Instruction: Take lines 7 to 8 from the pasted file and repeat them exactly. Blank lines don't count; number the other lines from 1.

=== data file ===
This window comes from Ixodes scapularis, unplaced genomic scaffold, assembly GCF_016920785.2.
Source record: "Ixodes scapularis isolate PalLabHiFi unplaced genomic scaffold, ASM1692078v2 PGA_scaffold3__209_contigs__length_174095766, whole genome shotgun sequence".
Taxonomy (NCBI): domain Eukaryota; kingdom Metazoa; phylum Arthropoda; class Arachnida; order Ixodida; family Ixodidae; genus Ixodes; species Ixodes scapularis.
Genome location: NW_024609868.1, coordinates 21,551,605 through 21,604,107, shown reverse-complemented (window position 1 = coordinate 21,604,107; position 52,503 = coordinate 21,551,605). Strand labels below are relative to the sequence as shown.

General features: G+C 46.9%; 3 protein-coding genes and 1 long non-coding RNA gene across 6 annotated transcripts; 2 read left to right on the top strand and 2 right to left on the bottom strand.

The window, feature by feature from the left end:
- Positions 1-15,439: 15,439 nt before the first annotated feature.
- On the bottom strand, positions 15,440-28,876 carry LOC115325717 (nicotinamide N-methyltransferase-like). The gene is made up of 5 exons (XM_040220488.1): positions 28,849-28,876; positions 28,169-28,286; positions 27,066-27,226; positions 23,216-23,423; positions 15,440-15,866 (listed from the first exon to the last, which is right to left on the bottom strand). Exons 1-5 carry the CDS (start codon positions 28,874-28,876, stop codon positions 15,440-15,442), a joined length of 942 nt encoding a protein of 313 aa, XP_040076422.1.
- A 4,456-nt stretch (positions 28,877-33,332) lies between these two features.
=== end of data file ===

- Positions 1-15,439: 15,439 nt before the first annotated feature.
- On the bottom strand, positions 15,440-28,876 carry LOC115325717 (nicotinamide N-methyltransferase-like). The gene is made up of 5 exons (XM_040220488.1): positions 28,849-28,876; positions 28,169-28,286; positions 27,066-27,226; positions 23,216-23,423; positions 15,440-15,866 (listed from the first exon to the last, which is right to left on the bottom strand). Exons 1-5 carry the CDS (start codon positions 28,874-28,876, stop codon positions 15,440-15,442), a joined length of 942 nt encoding a protein of 313 aa, XP_040076422.1.